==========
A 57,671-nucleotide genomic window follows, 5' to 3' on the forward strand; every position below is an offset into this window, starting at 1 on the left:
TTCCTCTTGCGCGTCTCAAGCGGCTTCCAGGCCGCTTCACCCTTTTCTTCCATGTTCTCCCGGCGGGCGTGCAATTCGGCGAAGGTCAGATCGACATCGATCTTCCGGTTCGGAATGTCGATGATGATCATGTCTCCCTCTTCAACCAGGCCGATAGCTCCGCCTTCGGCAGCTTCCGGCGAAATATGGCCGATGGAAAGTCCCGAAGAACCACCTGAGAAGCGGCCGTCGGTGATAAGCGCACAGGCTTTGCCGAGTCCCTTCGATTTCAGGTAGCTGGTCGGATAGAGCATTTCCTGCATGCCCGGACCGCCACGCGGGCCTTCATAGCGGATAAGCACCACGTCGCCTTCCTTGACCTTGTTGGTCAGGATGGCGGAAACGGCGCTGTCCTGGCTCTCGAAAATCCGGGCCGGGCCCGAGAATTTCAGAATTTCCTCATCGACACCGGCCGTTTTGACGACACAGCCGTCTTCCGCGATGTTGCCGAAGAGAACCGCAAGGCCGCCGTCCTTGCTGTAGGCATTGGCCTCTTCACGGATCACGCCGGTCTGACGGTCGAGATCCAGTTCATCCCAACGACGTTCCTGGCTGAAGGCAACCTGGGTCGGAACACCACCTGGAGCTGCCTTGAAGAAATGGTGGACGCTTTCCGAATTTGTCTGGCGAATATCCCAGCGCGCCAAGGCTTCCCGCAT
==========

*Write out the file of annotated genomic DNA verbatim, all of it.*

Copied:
A 57,671-nucleotide genomic window follows, 5' to 3' on the forward strand; every position below is an offset into this window, starting at 1 on the left:
TTCCTCTTGCGCGTCTCAAGCGGCTTCCAGGCCGCTTCACCCTTTTCTTCCATGTTCTCCCGGCGGGCGTGCAATTCGGCGAAGGTCAGATCGACATCGATCTTCCGGTTCGGAATGTCGATGATGATCATGTCTCCCTCTTCAACCAGGCCGATAGCTCCGCCTTCGGCAGCTTCCGGCGAAATATGGCCGATGGAAAGTCCCGAAGAACCACCTGAGAAGCGGCCGTCGGTGATAAGCGCACAGGCTTTGCCGAGTCCCTTCGATTTCAGGTAGCTGGTCGGATAGAGCATTTCCTGCATGCCCGGACCGCCACGCGGGCCTTCATAGCGGATAAGCACCACGTCGCCTTCCTTGACCTTGTTGGTCAGGATGGCGGAAACGGCGCTGTCCTGGCTCTCGAAAATCCGGGCCGGGCCCGAGAATTTCAGAATTTCCTCATCGACACCGGCCGTTTTGACGACACAGCCGTCTTCCGCGATGTTGCCGAAGAGAACCGCAAGGCCGCCGTCCTTGCTGTAGGCATTGGCCTCTTCACGGATCACGCCGGTCTGACGGTCGAGATCCAGTTCATCCCAACGACGTTCCTGGCTGAAGGCAACCTGGGTCGGAACACCACCTGGAGCTGCCTTGAAGAAATGGTGGACGCTTTCCGAATTTGTCTGGCGAATATCCCAGCGCGCCAAGGCTTCCCGCAT